Internet Society

The Internet Society (ISOC) is an American nonprofit organization founded in 1992 to provide leadership in Internet-related standards, education, access, and policy. Its mission is "to promote the open development, evolution and use of the Internet for the benefit of all people throughout the world".[6] It has consistently struggled for recognition and influence.[7]

Internet Society
AbbreviationISOC
FormationDecember 11, 1992 (1992-12-11)[1]
FoundersVint Cerf, Bob Kahn
54-1650477[2]
Legal status501(c)(3) nonprofit organization[2]
PurposeTo promote the open development, evolution, and use of the internet for the benefit of all people throughout the world.[3]
HeadquartersReston, Virginia, U.S.[3]
Region served
Global
Membership
64,538
Official language
American English
Andrew Sullivan[4]
Gonzalo Camarillo[4]
SubsidiariesPublic Interest Registry (501(c)(3)),
Internet Society Asia Limited (Singapore)[3], Internet Society Foundation
Revenue (2018)
US$56,762,624[5]
Expenses (2018)US$45,04,865[5]
EndowmentUS$42,970,000 (2018 - Internet Society Foundation), US$34,512,184 (2018 - cash holdings), US$1.13 billion (2019 - pending)
Employees (2018)
110
Volunteers (2018)
4,099[5]
Websitewww.internetsociety.org
Internet history timeline

Early research and development:

Merging the networks and creating the Internet:

Commercialization, privatization, broader access leads to the modern Internet:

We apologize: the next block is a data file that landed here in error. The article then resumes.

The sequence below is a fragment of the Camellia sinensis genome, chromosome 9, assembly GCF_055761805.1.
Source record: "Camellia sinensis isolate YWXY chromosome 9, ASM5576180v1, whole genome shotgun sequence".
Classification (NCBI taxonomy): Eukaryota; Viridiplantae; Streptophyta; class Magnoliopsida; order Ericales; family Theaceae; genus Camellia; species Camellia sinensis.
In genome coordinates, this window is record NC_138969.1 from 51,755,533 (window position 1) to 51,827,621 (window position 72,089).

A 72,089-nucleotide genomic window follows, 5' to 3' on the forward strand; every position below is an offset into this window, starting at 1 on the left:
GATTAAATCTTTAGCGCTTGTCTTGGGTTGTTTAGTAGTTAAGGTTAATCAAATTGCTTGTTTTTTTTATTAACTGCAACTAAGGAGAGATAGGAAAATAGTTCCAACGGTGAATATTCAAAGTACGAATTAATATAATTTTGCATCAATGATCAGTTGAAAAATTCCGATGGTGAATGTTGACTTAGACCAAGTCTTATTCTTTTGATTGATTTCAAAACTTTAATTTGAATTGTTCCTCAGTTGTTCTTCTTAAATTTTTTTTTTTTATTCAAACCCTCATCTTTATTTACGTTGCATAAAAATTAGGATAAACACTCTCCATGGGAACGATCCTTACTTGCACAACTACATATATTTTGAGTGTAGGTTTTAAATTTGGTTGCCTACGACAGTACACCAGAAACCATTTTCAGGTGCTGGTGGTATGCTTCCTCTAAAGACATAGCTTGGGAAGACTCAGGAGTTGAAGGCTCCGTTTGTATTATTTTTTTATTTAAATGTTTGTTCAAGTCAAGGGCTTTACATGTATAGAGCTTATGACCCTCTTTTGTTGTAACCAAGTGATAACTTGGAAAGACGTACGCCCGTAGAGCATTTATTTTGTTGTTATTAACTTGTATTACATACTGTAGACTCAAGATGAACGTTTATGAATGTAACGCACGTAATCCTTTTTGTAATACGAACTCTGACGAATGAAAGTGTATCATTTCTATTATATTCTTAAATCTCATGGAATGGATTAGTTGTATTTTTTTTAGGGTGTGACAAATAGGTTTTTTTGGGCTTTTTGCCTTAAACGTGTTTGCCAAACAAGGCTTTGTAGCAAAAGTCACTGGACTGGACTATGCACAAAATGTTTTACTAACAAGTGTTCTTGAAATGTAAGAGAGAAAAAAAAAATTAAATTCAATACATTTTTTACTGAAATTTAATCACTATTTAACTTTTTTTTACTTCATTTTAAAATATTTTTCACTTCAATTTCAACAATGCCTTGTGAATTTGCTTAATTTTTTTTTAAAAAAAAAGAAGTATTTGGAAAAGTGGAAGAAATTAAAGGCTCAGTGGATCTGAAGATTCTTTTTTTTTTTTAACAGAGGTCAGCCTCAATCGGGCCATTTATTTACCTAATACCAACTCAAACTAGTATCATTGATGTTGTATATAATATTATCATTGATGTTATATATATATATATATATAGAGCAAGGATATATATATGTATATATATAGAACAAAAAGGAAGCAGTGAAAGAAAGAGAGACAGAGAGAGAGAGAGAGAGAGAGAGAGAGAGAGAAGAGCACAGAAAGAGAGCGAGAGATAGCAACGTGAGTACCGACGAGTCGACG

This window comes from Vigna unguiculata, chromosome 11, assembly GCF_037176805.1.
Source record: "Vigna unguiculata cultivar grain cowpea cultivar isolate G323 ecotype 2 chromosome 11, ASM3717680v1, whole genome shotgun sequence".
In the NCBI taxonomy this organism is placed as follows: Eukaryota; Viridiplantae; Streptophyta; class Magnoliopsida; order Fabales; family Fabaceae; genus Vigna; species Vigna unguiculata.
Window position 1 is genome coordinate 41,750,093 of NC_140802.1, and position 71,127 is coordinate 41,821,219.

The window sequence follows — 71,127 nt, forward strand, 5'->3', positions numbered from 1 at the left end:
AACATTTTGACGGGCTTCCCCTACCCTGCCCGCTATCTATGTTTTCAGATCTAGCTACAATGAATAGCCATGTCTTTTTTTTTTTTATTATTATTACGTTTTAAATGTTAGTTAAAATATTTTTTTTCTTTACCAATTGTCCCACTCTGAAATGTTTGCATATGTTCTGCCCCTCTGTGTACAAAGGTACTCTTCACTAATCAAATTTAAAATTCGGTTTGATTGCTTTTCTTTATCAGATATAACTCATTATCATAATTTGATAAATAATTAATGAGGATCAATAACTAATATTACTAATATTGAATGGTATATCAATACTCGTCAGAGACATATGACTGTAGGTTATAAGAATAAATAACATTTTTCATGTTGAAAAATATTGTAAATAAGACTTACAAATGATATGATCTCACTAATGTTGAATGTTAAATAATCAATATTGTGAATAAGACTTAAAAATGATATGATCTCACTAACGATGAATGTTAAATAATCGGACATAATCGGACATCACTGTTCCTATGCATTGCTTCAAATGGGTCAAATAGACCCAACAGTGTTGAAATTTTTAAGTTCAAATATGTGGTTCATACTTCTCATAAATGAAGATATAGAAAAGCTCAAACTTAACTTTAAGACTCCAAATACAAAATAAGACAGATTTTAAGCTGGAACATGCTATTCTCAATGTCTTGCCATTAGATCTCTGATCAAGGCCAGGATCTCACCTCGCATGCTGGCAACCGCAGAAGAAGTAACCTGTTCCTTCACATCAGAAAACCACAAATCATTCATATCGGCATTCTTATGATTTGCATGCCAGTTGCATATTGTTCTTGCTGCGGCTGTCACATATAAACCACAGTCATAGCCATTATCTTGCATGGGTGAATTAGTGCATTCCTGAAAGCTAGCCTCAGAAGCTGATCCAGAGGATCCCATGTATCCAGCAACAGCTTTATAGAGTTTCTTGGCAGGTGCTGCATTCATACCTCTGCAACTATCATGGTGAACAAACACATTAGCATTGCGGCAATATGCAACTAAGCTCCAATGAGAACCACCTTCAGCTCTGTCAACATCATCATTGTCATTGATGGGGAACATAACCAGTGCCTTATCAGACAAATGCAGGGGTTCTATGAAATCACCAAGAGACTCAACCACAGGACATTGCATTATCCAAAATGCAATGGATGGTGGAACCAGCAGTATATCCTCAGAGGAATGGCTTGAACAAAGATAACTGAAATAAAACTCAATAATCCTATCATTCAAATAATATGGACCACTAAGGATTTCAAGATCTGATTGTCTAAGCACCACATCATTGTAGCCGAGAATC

Examples of Internet services:

The Internet Society is an independently-funded trust consisting of individual members, organizational members, and Chapters. Individual members do not get to vote determine policy, but organizational members are represented on an Advisory Council that can determine policy and the direction that the Internet Society will take. The function of the Internet Society's chapters is to execute their own plans where they align with Internet Society policies created by the Advisory Council, subject to approval and funding from the central body.

While once boasting a large global membership base, the Internet Society lost 40,000 members in 2018 alone, and as of December 2019, the Internet Society indicates on its homepage that membership has declined to 64,538 members.[8]

History

The Internet Society was established in 1992 by Vint Cerf and Bob Kahn[9] with one of its purposes being to provide a corporate structure to support the Internet standards development process. From its inception, the Internet Society tried to establish itself as an international organization.[10] However, the struggle for recognition both in the international realm and at the national level in the United States proved to be a tedious task. This is amazing, given the need for an organization representing the Internet in the arena of international coordination at a time (the early 1990s) when no serious competitors to the Internet Society existed.[11]

Relationship with the Internet Engineering Task Force